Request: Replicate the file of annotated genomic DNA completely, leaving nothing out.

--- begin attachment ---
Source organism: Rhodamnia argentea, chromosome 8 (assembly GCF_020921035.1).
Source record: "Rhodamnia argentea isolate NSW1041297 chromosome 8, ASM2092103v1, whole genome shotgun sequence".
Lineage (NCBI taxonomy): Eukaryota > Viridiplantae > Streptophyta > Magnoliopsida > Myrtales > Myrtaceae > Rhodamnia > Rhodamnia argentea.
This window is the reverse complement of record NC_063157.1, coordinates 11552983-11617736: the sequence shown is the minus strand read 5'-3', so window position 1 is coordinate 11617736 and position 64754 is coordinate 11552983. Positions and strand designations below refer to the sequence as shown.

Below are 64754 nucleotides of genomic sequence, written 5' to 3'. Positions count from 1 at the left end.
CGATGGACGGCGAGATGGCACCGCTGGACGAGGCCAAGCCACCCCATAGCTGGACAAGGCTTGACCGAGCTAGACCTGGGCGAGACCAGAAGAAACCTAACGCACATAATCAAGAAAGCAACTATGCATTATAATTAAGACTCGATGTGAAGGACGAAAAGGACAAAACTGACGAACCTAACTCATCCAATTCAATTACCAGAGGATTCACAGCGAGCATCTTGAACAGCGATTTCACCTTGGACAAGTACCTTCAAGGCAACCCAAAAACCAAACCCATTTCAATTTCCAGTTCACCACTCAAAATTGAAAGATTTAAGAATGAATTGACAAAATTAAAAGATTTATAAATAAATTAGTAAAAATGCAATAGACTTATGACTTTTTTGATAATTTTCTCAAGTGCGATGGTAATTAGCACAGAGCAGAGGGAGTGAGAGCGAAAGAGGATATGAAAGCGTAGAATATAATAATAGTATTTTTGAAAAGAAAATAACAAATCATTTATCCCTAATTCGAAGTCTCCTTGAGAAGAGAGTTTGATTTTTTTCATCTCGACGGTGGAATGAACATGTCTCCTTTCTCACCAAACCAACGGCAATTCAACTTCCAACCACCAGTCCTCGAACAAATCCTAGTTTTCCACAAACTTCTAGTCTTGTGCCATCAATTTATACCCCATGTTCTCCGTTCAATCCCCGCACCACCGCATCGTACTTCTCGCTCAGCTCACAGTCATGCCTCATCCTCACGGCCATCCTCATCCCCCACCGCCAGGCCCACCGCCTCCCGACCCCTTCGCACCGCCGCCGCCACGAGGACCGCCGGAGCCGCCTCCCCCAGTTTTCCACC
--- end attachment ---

Source organism: Rhodamnia argentea, chromosome 8 (assembly GCF_020921035.1).
Source record: "Rhodamnia argentea isolate NSW1041297 chromosome 8, ASM2092103v1, whole genome shotgun sequence".
Lineage (NCBI taxonomy): Eukaryota > Viridiplantae > Streptophyta > Magnoliopsida > Myrtales > Myrtaceae > Rhodamnia > Rhodamnia argentea.
This window is the reverse complement of record NC_063157.1, coordinates 11552983-11617736: the sequence shown is the minus strand read 5'-3', so window position 1 is coordinate 11617736 and position 64754 is coordinate 11552983. Positions and strand designations below refer to the sequence as shown.

Below are 64754 nucleotides of genomic sequence, written 5' to 3'. Positions count from 1 at the left end.
CGATGGACGGCGAGATGGCACCGCTGGACGAGGCCAAGCCACCCCATAGCTGGACAAGGCTTGACCGAGCTAGACCTGGGCGAGACCAGAAGAAACCTAACGCACATAATCAAGAAAGCAACTATGCATTATAATTAAGACTCGATGTGAAGGACGAAAAGGACAAAACTGACGAACCTAACTCATCCAATTCAATTACCAGAGGATTCACAGCGAGCATCTTGAACAGCGATTTCACCTTGGACAAGTACCTTCAAGGCAACCCAAAAACCAAACCCATTTCAATTTCCAGTTCACCACTCAAAATTGAAAGATTTAAGAATGAATTGACAAAATTAAAAGATTTATAAATAAATTAGTAAAAATGCAATAGACTTATGACTTTTTTGATAATTTTCTCAAGTGCGATGGTAATTAGCACAGAGCAGAGGGAGTGAGAGCGAAAGAGGATATGAAAGCGTAGAATATAATAATAGTATTTTTGAAAAGAAAATAACAAATCATTTATCCCTAATTCGAAGTCTCCTTGAGAAGAGAGTTTGATTTTTTTCATCTCGACGGTGGAATGAACATGTCTCCTTTCTCACCAAACCAACGGCAATTCAACTTCCAACCACCAGTCCTCGAACAAATCCTAGTTTTCCACAAACTTCTAGTCTTGTGCCATCAATTTATACCCCATGTTCTCCGTTCAATCCCCGCACCACCGCATCGTACTTCTCGCTCAGCTCACAGTCATGCCTCATCCTCACGGCCATCCTCATCCCCCACCGCCAGGCCCACCGCCTCCCGACCCCTTCGCACCGCCGCCGCCACGAGGACCGCCGGAGCCGCCTCCCCCAGTTTTCCACC